Posts by Category
What are people talking about?agriculture Boston california cambridge Career climate climate change communications community conference conservation contest Coordinator development Eco-Reps education energy environment event fellowship food gis intern internship job ma marketing massachusetts New York NY Outreach policy professor recycling research summer sustainability transportation Tufts university Washington D.C. Waste water webinar work
- Signing up for the MassCommute Bicycle Challenge! May 2, 2014
- Eco-Rep Update: Where We Eat, Live, and Play April 23, 2014
- A Message from Tufts’ Provost David Harris – Century Ride! April 14, 2014
Monthly Archives: February 2014
February 25, 2014 – 2:48 pm
Applications are now being accepted for the 2014 National Park Transportation Scholars Program
The National Park Transportation Scholars Program gives transportation specialists a unique opportunity for career development and public service. The Scholars Program places transportation professionals, as well as master’s and doctoral candidates in the fields of transportation, engineering, and planning, in National Parks across the country to assist Park Service staff in developing transportation solutions that preserve valuable resources and enhance the visitor experience.
Assignments begin in late June and last 12 months. Each scholar will receive a stipend of $50,000 for the 12-month assignment. Park projects involve transportation planning and analysis, coordination with local communities, environmental and traffic studies, and other transportation-related tasks.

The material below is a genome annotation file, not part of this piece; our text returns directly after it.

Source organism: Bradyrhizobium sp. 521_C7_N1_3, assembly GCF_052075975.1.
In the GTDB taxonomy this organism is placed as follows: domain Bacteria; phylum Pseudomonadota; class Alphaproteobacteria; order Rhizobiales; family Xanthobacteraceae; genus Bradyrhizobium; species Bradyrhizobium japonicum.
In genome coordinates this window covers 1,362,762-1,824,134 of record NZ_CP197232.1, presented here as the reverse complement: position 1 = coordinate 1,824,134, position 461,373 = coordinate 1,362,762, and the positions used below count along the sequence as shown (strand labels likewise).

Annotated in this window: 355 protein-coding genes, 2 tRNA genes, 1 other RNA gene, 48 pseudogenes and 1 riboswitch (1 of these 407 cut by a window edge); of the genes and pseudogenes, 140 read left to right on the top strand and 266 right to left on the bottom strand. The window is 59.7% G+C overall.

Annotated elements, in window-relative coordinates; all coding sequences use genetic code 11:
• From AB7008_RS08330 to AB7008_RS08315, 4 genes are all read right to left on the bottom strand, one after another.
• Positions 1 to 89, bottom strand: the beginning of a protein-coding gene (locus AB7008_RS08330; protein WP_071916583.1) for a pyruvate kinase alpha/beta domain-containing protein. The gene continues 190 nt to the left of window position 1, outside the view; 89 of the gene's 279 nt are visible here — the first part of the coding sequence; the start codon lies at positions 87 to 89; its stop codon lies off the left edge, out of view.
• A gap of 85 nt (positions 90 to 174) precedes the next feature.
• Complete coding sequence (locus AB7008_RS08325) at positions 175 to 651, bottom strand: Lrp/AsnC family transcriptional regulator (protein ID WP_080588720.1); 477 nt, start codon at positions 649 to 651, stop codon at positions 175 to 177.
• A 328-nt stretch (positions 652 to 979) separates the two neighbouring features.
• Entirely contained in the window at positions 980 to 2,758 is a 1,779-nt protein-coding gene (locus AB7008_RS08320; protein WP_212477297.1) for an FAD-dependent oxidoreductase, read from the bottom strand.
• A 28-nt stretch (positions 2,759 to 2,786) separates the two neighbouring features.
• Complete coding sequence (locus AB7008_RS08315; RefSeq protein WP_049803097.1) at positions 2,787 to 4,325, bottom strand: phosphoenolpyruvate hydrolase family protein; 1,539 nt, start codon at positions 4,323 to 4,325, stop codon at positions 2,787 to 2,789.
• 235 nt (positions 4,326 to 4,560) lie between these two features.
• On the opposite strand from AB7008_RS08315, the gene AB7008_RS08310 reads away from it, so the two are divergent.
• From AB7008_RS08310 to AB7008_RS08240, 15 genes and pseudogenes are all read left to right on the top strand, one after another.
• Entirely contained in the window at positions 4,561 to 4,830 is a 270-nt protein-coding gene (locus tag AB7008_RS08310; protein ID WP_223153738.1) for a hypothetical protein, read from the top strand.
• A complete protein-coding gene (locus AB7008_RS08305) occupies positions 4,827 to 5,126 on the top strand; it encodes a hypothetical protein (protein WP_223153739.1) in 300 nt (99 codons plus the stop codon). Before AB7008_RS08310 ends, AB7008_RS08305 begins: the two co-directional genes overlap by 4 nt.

February 25, 2014 – 2:27 pm
Northeast Energy Efficiency Partnerships (“NEEP”) is seeking a Market Strategies Program Manager to manage NEEP’s regional projects to accelerate the adoption of highly efficient emerging technologies in the Northeast and Mid-Atlantic regions. A member of NEEP’s Market Strategies Team, this full-time position manages NEEP’s Emerging Technologies initiatives and its new Commercial Advanced Lighting Controls (CALC) project as well as supports the development of regional initiatives. This position reports to the Director of Energy Efficiency Strategies and interfaces with NEEP’s sponsors, partners, state and federal agencies, and the energy efficiency industry.
February 25, 2014 – 1:37 pm
Application deadline: March 4, 2014
The Massachusetts Office of Coastal Zone Management (CZM) is accepting applications for a Coastal Resiliency Specialist to join the StormSmart Coasts team in Boston. CZM seeks a talented professional with planning, outreach, and data analysis expertise to provide technical support for CZM efforts to develop and implement strategies that protect coastal resources and enable communities to better address erosion, flooding, and sea level rise. This full-time position serves on a multi-disciplinary team and will assist in all stages of coastal shoreline and floodplain management related data development, planning, and outreach.